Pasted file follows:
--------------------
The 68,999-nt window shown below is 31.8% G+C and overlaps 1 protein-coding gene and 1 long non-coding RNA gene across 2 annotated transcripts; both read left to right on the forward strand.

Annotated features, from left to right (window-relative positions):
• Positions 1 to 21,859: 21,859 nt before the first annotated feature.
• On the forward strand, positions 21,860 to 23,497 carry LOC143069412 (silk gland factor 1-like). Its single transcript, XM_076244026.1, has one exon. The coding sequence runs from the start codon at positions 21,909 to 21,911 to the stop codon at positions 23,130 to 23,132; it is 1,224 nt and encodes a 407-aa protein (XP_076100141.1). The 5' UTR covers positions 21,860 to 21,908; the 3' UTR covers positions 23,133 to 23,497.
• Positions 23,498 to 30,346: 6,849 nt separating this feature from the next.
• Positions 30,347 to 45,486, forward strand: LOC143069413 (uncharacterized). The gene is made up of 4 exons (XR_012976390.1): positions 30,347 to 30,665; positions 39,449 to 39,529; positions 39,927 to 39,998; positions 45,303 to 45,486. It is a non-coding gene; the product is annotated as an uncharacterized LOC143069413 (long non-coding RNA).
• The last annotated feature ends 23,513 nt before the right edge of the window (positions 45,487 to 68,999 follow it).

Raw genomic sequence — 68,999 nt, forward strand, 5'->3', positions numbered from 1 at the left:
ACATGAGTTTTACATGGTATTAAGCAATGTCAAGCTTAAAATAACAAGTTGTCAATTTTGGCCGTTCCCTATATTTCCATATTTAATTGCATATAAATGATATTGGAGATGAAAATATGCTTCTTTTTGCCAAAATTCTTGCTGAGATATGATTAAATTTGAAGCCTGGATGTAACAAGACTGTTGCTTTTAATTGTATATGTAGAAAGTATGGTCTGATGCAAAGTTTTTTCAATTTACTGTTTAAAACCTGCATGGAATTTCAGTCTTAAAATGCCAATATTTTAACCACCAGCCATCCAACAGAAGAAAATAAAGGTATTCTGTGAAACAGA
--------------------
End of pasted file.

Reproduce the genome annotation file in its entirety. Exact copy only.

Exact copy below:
The 68,999-nt window shown below is 31.8% G+C and overlaps 1 protein-coding gene and 1 long non-coding RNA gene across 2 annotated transcripts; both read left to right on the forward strand.

Annotated features, from left to right (window-relative positions):
• Positions 1 to 21,859: 21,859 nt before the first annotated feature.
• On the forward strand, positions 21,860 to 23,497 carry LOC143069412 (silk gland factor 1-like). Its single transcript, XM_076244026.1, has one exon. The coding sequence runs from the start codon at positions 21,909 to 21,911 to the stop codon at positions 23,130 to 23,132; it is 1,224 nt and encodes a 407-aa protein (XP_076100141.1). The 5' UTR covers positions 21,860 to 21,908; the 3' UTR covers positions 23,133 to 23,497.
• Positions 23,498 to 30,346: 6,849 nt separating this feature from the next.
• Positions 30,347 to 45,486, forward strand: LOC143069413 (uncharacterized). The gene is made up of 4 exons (XR_012976390.1): positions 30,347 to 30,665; positions 39,449 to 39,529; positions 39,927 to 39,998; positions 45,303 to 45,486. It is a non-coding gene; the product is annotated as an uncharacterized LOC143069413 (long non-coding RNA).
• The last annotated feature ends 23,513 nt before the right edge of the window (positions 45,487 to 68,999 follow it).

Raw genomic sequence — 68,999 nt, forward strand, 5'->3', positions numbered from 1 at the left:
ACATGAGTTTTACATGGTATTAAGCAATGTCAAGCTTAAAATAACAAGTTGTCAATTTTGGCCGTTCCCTATATTTCCATATTTAATTGCATATAAATGATATTGGAGATGAAAATATGCTTCTTTTTGCCAAAATTCTTGCTGAGATATGATTAAATTTGAAGCCTGGATGTAACAAGACTGTTGCTTTTAATTGTATATGTAGAAAGTATGGTCTGATGCAAAGTTTTTTCAATTTACTGTTTAAAACCTGCATGGAATTTCAGTCTTAAAATGCCAATATTTTAACCACCAGCCATCCAACAGAAGAAAATAAAGGTATTCTGTGAAACAGA